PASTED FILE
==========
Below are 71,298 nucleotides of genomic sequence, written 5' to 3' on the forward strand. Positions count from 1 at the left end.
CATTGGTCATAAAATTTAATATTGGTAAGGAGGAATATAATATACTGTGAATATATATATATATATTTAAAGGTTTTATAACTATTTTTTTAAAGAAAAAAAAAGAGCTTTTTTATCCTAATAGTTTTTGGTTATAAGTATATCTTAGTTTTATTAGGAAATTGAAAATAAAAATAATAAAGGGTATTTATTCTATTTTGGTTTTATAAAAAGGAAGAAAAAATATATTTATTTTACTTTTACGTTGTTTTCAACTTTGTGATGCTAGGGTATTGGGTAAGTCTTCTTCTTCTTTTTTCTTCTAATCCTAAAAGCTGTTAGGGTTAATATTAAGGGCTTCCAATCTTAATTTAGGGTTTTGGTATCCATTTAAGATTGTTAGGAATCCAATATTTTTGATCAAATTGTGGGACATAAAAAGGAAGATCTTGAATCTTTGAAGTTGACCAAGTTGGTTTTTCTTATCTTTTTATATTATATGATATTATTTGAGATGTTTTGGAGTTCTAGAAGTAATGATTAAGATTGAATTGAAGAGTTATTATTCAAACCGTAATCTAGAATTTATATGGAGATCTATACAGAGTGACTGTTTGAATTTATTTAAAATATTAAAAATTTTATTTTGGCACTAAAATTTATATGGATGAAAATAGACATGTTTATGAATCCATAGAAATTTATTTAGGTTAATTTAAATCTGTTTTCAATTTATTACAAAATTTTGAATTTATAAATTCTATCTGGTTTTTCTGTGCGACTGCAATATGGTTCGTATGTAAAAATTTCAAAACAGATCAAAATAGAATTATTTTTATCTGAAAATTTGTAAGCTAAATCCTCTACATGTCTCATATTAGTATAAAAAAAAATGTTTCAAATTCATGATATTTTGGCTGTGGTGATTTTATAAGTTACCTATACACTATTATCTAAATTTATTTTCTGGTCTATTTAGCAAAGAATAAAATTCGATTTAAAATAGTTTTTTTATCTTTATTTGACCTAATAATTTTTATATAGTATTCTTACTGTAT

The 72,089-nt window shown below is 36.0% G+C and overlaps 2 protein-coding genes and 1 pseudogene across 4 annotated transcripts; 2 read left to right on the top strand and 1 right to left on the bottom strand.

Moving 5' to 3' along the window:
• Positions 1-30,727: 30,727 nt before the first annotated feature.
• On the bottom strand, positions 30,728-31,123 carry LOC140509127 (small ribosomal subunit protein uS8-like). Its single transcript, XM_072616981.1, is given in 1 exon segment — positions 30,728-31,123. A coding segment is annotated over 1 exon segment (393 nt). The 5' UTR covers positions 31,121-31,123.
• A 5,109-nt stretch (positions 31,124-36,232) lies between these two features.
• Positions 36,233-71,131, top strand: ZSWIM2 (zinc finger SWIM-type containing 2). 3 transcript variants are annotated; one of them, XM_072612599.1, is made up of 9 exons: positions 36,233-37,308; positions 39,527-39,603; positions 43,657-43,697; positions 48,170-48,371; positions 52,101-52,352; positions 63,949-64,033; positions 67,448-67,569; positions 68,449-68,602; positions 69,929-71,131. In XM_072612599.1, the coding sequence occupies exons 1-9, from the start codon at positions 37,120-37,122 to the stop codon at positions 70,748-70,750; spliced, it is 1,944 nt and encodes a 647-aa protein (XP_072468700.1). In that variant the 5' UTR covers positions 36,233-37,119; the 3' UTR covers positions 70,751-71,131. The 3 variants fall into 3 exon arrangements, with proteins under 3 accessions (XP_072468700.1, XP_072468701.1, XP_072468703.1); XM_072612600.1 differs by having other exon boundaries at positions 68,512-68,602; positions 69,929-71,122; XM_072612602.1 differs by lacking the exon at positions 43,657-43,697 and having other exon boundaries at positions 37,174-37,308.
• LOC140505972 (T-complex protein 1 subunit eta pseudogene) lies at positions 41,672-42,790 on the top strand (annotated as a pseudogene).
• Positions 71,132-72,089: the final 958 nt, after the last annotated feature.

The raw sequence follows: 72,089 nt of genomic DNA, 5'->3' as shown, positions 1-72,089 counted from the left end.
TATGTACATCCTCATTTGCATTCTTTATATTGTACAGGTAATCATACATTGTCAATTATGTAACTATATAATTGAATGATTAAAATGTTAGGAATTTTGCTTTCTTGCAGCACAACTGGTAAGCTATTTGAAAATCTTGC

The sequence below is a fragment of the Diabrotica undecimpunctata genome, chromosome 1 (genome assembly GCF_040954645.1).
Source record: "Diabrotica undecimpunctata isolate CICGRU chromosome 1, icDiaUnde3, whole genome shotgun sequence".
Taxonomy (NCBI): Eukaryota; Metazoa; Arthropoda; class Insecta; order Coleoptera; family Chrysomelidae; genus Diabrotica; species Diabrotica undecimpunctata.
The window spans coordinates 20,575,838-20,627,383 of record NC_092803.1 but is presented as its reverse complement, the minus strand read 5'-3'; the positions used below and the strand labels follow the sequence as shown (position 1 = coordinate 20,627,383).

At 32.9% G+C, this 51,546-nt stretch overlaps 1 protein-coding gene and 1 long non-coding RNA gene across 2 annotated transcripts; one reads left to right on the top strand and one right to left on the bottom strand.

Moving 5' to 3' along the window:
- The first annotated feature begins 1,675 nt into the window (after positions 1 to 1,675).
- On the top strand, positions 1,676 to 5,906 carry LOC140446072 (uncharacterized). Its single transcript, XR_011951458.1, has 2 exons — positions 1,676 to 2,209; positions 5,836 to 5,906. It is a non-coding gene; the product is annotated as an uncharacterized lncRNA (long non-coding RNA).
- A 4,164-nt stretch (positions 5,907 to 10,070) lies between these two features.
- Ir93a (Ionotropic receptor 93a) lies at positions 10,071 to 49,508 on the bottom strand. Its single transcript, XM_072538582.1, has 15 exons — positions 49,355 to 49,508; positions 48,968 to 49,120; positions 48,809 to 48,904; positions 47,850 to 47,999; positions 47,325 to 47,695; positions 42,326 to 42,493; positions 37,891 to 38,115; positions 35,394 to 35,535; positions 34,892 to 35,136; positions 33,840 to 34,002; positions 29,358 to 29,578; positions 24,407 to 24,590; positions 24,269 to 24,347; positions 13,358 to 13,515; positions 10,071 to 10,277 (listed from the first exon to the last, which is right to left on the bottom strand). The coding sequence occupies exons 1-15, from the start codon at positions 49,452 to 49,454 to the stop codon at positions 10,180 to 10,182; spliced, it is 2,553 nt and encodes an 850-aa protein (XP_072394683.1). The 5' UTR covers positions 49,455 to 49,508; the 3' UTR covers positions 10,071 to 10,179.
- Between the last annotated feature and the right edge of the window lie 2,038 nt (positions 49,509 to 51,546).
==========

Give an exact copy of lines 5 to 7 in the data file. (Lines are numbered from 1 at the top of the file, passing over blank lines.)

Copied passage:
• Positions 1-30,727: 30,727 nt before the first annotated feature.
• On the bottom strand, positions 30,728-31,123 carry LOC140509127 (small ribosomal subunit protein uS8-like). Its single transcript, XM_072616981.1, is given in 1 exon segment — positions 30,728-31,123. A coding segment is annotated over 1 exon segment (393 nt). The 5' UTR covers positions 31,121-31,123.
• A 5,109-nt stretch (positions 31,124-36,232) lies between these two features.